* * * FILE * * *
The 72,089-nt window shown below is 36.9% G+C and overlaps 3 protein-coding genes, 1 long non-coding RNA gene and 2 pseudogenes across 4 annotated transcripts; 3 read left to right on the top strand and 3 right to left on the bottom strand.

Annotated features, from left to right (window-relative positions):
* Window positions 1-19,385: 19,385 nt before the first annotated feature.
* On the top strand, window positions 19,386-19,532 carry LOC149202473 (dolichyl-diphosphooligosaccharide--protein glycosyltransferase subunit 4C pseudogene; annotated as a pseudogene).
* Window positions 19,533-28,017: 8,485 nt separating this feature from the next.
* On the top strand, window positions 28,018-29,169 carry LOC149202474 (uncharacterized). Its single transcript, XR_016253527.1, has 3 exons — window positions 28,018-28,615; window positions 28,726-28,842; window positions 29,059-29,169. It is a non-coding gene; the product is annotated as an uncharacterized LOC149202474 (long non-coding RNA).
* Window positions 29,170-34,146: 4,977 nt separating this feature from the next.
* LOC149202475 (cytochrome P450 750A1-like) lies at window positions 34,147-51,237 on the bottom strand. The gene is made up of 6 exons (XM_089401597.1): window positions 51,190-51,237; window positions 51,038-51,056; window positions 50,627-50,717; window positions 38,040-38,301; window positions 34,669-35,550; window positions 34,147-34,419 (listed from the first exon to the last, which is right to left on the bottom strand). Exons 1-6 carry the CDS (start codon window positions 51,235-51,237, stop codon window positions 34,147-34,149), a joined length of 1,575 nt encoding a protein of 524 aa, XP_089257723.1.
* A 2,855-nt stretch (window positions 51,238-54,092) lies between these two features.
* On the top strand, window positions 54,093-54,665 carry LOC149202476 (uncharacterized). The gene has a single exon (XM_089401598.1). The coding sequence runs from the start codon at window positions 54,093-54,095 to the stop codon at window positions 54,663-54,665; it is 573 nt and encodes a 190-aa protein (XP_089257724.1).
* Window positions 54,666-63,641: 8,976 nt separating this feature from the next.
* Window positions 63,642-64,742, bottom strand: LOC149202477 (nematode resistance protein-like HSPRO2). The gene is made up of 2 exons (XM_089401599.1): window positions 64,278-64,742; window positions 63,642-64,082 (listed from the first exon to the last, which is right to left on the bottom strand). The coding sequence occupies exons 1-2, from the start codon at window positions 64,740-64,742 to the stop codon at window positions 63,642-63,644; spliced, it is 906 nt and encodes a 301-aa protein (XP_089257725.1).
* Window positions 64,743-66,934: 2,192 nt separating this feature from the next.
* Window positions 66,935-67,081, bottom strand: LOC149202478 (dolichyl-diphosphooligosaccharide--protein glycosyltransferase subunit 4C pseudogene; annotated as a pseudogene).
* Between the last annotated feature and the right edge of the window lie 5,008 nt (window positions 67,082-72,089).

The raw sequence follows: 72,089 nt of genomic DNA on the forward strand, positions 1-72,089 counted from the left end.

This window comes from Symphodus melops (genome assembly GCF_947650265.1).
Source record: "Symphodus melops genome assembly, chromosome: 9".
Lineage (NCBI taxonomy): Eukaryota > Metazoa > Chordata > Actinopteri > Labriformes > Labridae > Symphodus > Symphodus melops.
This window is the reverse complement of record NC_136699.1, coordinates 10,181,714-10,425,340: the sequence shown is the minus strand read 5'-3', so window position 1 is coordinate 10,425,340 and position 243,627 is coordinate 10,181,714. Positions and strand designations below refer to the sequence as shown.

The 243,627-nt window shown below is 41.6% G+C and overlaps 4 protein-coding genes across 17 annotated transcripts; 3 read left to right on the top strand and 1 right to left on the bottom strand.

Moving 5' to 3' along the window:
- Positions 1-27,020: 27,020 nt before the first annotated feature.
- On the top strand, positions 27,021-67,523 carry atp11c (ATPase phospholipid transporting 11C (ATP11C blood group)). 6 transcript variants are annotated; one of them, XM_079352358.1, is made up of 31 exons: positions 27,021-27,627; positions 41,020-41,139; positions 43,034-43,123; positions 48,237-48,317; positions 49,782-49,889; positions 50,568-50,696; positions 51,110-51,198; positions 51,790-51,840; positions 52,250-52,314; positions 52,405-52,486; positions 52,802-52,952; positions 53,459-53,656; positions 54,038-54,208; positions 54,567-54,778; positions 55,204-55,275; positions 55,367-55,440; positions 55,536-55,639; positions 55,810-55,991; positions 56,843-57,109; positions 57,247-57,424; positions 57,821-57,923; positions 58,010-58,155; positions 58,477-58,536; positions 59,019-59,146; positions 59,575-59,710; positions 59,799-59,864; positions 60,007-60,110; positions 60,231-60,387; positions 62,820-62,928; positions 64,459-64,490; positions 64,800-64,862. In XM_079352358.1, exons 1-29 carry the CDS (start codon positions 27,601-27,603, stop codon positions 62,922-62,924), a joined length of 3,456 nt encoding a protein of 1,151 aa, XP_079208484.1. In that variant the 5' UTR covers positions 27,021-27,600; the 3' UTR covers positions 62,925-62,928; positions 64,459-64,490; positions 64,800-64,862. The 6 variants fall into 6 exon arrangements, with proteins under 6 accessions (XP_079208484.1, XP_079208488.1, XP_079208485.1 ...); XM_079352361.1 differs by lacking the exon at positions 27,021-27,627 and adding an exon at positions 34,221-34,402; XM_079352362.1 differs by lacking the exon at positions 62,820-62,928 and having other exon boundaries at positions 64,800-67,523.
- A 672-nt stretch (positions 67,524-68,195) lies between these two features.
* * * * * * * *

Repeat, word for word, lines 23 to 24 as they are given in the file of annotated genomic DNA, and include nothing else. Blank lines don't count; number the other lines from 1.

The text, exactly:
- Positions 1-27,020: 27,020 nt before the first annotated feature.
- On the top strand, positions 27,021-67,523 carry atp11c (ATPase phospholipid transporting 11C (ATP11C blood group)). 6 transcript variants are annotated; one of them, XM_079352358.1, is made up of 31 exons: positions 27,021-27,627; positions 41,020-41,139; positions 43,034-43,123; positions 48,237-48,317; positions 49,782-49,889; positions 50,568-50,696; positions 51,110-51,198; positions 51,790-51,840; positions 52,250-52,314; positions 52,405-52,486; positions 52,802-52,952; positions 53,459-53,656; positions 54,038-54,208; positions 54,567-54,778; positions 55,204-55,275; positions 55,367-55,440; positions 55,536-55,639; positions 55,810-55,991; positions 56,843-57,109; positions 57,247-57,424; positions 57,821-57,923; positions 58,010-58,155; positions 58,477-58,536; positions 59,019-59,146; positions 59,575-59,710; positions 59,799-59,864; positions 60,007-60,110; positions 60,231-60,387; positions 62,820-62,928; positions 64,459-64,490; positions 64,800-64,862. In XM_079352358.1, exons 1-29 carry the CDS (start codon positions 27,601-27,603, stop codon positions 62,922-62,924), a joined length of 3,456 nt encoding a protein of 1,151 aa, XP_079208484.1. In that variant the 5' UTR covers positions 27,021-27,600; the 3' UTR covers positions 62,925-62,928; positions 64,459-64,490; positions 64,800-64,862. The 6 variants fall into 6 exon arrangements, with proteins under 6 accessions (XP_079208484.1, XP_079208488.1, XP_079208485.1 ...); XM_079352361.1 differs by lacking the exon at positions 27,021-27,627 and adding an exon at positions 34,221-34,402; XM_079352362.1 differs by lacking the exon at positions 62,820-62,928 and having other exon boundaries at positions 64,800-67,523.